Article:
- Custom built for Al Jolson, famous 1920s-1930s singer and movie star.
- It is equipped with a powerful V-16 engine.
- It was Cadillac’s most expensive model in 1933 ($8,000).
Cadillac Motor Car Company’s first V-type engine design was introduced in October, 1914 as the Cadillac V-8 Model 51. In its quest for higher engine performance, Cadillac experimented for more than three years with a V-16 engine design. The V-16 was designed and engineered, prototypes were hand-built, and hundreds of thousands of miles of testing was accomplished without public knowledge. But when it was formally announced in December 1929, orders poured in from eager would-be owners who had not even seen one.
The new 16-cylinder Cadillac made its first public appearance in the form of a majestic Imperial Landau Sedan with Fleetwood coachwork at the 1930 New York Automobile Show. In an era of fours, sixes and straight-eights, the public was dazzled by the very notion of a 16-cylinder power plant.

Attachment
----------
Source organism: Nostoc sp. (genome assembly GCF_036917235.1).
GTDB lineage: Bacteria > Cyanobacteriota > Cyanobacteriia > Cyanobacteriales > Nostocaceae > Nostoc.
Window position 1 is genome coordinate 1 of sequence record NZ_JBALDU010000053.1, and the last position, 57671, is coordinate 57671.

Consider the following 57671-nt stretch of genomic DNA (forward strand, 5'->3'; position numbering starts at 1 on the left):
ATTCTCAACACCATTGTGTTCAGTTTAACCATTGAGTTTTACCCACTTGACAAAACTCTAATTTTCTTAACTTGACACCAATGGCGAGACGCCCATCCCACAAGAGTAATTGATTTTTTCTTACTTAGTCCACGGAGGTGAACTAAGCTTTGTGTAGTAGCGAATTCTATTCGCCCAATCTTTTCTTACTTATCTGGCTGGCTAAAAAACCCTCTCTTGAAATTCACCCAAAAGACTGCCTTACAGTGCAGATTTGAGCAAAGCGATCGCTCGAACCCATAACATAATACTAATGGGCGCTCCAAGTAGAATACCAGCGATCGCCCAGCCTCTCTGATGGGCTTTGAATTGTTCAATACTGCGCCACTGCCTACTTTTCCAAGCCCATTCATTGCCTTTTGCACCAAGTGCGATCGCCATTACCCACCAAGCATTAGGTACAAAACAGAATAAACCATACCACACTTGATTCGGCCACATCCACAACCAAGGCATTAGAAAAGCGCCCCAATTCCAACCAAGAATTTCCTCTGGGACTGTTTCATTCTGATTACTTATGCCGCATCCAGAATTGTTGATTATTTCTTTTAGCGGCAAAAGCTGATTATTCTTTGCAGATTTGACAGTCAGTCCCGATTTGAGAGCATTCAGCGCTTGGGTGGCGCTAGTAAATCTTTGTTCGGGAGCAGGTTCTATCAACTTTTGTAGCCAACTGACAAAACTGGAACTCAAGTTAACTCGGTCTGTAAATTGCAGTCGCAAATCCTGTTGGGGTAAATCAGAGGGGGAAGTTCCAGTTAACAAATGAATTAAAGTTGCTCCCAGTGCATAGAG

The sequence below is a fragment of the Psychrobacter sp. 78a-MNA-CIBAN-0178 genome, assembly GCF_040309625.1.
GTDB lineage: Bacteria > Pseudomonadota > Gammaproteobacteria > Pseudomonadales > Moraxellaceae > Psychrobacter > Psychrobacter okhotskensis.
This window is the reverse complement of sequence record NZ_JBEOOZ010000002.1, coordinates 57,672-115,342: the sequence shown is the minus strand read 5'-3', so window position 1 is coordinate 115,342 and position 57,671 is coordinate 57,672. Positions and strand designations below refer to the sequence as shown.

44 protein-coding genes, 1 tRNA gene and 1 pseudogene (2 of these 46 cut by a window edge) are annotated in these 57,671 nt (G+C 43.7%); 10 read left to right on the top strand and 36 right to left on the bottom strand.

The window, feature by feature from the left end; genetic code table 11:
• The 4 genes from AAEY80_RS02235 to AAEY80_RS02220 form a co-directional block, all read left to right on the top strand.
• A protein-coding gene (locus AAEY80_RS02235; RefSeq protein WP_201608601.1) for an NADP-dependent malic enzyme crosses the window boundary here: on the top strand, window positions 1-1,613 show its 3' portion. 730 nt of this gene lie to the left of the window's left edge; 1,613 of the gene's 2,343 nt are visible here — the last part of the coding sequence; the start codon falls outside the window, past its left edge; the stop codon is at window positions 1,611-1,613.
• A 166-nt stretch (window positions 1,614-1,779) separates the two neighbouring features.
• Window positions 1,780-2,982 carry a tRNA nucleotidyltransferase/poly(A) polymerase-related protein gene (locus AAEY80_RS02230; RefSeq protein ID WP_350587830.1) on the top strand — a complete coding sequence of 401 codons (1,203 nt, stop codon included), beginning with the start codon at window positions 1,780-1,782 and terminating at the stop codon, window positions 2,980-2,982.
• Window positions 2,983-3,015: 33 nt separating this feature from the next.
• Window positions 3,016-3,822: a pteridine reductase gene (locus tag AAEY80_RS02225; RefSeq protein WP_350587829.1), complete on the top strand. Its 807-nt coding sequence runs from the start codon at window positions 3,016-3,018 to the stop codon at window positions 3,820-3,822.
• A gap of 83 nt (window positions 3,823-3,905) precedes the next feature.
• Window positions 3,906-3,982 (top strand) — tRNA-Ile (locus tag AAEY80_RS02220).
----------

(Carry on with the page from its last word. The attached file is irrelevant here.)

Despite the technological innovations and high quality custom coachwork, Cadillac sales dropped yearly as the Depression continued to devastate the luxury car market. Cadillac’s worst year was 1933 and it was announced that only a limited number of V-16’s would be produced. Serial numbers would range from 1 to 400 and the owner’s name and the car’s serial number would be engraved on a special plate attached as an integral part of the car.
Al Jolson, a famous singer and movie star in the 1920s and 1930s, ordered this five-passenger All-Weather Phaeton. It was Cadillac’s most expensive model for 1933, priced at $8,000. Of an anticipated 400 V-16’s, only 126 were produced in 1933 and Al Jolson’s car was number 56.